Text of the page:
As long as I can remember there has been a bit of rivalry between Seward and Anchorage. I used to hear my parents bemoan the fact Anchorage, established in 1914 as a tent camp for construction of the Alaska Railroad, got everything; while Seward, founded much earlier in 1903, remained neglected.
I didn’t know until years later that the main source of this agitation was that Seward, where the Alaska Railroad originated, wasn’t named headquarters. The federal government took over railroad construction from owners of the private, Alaska Central Railroad, which had made considerable progress in pushing the railroad north from Seward. But instead of making the Alaska Railroad quarters in Seward, they bestowed the honor upon Anchorage. This led to Anchorage becoming a transportation hub and ultimately, a thriving metropolis.
I won’t delve into the details of that piece of history, except to say it could be likened to the “headwaters”—a point of origin for Seward-Anchorage rivalry for years to come.
Throughout history Seward residents and other Alaskans complained that Anchorage got everything…a big private airfield, military bases, a large international airport, government offices, etc.
I don’t think the gravity of what Anchorage “had” sunk in until my first trip there from Seward, when I was nine. This was in 1954, about a year before the Seward Highway was paved. For a kid in the back seat of a car, particularly a rocking, bouncing car, time dilates astronomically. I estimate the trip in our 1951 Desoto took 15 hours, even though it was more like six or seven.
It’s hard to recapture the mixture of fear and anticipation I felt going to this “big city.” I remember gasping when I saw my first two skyscrapers…the 14-story L-Street Apartments (now called Inlet Towers) and the McKay Building, which was then called the McKinley Tower. It was also 14 stories, but because of extensive damage received years later in the 1964 earthquake, it remained condemned for many years. It was finally purchased in 1998 by Marc Marlow, and later remodeled and brought up to code. It is currently the McKinley Tower Apartments.
For a kid from Seward, this was amazing stuff, especially after I was told there was a television antenna on top of the McKinley Building. It was Anchorage’s first television station–KTVA–channel 11. Television is something I’d only heard about.
After a ride on Alaska’s first escalator at the Caribou-Wards department store in Mountain View, I was convinced that Anchorage did have everything. Maybe too much. I was glad to return to Seward, where the cottonwood trees were taller than the highest building and if you yelled loud enough, you could hear your echo off Mt. Marathon.
Anyone who has lived in Alaska awhile knows the tension between Seward and Anchorage wasn’t unique. Just about every town and city in Alaska felt that Anchorage “got” everything. Seward, Whittier and Valdez didn’t like Anchorage’s new, dredged port dipping into their shipping; Fairbanks didn’t like Anchorage getting more of the University of Alaska system. Juneau didn’t like Anchorage getting more State offices and threatening the Capitol seal— stolen years earlier from Sitka.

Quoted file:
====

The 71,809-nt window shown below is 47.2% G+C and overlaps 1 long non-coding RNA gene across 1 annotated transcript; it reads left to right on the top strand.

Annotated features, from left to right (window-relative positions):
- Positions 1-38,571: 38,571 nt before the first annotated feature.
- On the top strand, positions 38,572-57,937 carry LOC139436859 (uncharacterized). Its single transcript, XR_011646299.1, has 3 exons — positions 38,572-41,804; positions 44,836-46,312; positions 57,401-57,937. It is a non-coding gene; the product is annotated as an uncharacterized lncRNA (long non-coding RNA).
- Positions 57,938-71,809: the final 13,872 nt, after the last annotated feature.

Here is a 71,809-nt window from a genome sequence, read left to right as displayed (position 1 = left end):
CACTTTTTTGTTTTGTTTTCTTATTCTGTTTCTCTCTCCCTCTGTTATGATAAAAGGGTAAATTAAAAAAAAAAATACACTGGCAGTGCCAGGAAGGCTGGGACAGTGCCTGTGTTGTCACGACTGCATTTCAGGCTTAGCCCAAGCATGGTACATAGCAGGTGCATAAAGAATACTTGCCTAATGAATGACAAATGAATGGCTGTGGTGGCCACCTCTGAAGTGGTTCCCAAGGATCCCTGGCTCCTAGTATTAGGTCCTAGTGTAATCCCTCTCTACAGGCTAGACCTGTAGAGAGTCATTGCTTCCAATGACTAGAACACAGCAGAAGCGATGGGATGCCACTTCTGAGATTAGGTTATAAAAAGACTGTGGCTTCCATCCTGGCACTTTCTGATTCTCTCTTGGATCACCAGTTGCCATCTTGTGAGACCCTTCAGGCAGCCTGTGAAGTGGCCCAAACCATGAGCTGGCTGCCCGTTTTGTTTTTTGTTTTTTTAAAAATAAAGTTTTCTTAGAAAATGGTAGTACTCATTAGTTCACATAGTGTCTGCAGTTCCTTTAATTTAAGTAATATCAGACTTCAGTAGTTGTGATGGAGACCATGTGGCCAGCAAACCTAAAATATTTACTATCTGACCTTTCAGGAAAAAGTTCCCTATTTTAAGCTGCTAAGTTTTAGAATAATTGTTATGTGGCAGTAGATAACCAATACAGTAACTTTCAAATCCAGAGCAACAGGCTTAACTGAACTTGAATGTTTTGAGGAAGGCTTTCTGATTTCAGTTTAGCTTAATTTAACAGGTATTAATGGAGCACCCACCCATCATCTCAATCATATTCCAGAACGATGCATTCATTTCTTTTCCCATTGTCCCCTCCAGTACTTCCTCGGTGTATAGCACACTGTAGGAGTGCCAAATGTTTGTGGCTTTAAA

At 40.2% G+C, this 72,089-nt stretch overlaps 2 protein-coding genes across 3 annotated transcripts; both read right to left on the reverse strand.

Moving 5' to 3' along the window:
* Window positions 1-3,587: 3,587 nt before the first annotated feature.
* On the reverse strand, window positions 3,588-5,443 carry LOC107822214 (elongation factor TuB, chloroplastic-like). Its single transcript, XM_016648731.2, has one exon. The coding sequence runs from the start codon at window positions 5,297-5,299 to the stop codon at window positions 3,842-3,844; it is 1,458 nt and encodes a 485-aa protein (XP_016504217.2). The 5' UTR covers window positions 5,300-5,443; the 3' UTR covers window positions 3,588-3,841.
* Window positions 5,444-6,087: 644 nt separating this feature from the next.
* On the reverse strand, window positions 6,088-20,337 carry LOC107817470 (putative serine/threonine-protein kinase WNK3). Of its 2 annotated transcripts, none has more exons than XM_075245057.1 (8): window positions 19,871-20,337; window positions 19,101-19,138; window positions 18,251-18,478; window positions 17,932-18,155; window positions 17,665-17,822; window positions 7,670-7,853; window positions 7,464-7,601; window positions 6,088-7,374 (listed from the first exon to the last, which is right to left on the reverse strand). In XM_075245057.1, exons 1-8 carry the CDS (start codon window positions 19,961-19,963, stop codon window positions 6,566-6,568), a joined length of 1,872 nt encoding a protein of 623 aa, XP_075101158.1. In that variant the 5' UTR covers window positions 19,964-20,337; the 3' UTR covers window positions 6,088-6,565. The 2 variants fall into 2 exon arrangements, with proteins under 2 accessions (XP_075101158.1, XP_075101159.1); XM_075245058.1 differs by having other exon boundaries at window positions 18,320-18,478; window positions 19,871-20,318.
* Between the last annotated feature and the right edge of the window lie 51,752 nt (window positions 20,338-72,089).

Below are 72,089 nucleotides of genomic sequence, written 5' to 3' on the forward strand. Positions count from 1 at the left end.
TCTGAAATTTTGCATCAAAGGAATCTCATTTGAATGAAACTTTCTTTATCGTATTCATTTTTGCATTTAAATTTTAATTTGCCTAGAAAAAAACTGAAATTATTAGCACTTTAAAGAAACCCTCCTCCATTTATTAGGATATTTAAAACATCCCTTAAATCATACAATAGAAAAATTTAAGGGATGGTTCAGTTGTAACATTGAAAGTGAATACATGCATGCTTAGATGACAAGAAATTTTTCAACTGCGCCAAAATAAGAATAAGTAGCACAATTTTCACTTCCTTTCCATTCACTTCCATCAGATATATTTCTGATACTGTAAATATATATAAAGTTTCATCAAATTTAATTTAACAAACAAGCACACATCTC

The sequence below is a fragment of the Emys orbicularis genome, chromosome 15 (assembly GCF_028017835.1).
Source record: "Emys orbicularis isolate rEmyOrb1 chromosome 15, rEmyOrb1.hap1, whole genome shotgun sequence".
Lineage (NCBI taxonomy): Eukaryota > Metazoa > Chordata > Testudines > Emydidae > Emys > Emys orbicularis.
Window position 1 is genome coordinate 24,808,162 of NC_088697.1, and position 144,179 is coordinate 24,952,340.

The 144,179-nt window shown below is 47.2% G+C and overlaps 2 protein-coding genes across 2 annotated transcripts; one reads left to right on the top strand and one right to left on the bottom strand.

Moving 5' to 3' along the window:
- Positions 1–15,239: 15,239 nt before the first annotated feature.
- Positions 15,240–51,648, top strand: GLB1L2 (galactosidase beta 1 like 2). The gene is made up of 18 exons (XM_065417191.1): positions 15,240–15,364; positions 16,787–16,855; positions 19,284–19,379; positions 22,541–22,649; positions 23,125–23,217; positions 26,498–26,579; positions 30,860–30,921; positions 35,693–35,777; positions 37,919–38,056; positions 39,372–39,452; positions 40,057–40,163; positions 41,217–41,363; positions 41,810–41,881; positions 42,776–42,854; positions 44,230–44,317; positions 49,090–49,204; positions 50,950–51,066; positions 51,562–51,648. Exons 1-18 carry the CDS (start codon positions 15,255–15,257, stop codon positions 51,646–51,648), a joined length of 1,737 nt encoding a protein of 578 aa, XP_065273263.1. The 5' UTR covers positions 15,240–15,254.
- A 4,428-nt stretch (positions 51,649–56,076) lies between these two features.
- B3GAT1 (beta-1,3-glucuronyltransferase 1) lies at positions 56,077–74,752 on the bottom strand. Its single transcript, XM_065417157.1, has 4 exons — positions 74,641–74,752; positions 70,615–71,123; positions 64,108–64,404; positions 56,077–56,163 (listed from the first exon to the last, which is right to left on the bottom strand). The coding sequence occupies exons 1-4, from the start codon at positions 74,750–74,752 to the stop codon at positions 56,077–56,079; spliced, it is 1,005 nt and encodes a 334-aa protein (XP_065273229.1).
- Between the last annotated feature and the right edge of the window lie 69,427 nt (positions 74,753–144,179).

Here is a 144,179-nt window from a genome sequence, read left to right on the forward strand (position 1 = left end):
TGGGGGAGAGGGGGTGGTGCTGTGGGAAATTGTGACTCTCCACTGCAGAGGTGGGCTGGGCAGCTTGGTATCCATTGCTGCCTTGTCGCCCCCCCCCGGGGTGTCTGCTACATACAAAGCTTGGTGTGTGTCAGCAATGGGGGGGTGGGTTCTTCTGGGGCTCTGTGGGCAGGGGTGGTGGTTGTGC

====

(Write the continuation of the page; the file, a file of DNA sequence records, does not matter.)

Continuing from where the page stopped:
“If Anchorage has everything,” I used to ask these people, “then why don’t you move there?”
That seemed to quiet the air.
As I got older, I began to realize Anchorage and Seward each had their good and bad points. For example, Seward had pretty blue Resurrection Bay, while Anchorage had its murky, mucky Cook Inlet. Back in those good old days Anchorage had television and three classy movie theaters all within walking distance on 4th Avenue, while all Seward had was a small movie theater, a radio station and a small bowling alley (albeit with a great name, Dreamland Bowl). Anchorage had a Piggly-Wiggly supermarket, while Seward had smaller family groceries–the Seward Trading Company and Werner’s Family Market. Anchorage had a police “force,” while Seward had one or two officers, depending on the time of the day.
But since everyone settled in Anchorage, it quickly developed a diversified economy–something that didn’t happen in Seward until the l980s, almost a third of a century after I left.
Today, I don’t think you’d hear anyone from that Resurrection Bay city complaining about what Anchorage has. In fact, Sewardites claim although their fair community isn’t heaven, you can see it from there. In summer thousands of tourists flock to Seward to see if the claim is true.
I suppose the rivalry will always remain. There are trepidations among some that if they keep making the Seward Highway straighter and wider, Anchorage might be tempted to claim the seaport town as one of its bedroom communities.
“In your dreams!” retort Seward folk.
Anchorage loyalists concede Seward is older. They’ll admit it is more picturesque than Alaska’s largest city. They can’t deny it’s a fishing haven. But nowhere in Seward, they’ll remind you, can you find escalators like they have at Nordstoms, a water park like the one in south Anchorage, a Tony Knowles Coastal Trail, or a hamburger as good as you’ll get at The Lucky Wishbone.
Frank E. Baker is a freelance writer and ECHO News team member who lives in Eagle River with his wife Rebekah, a retired grade school teacher.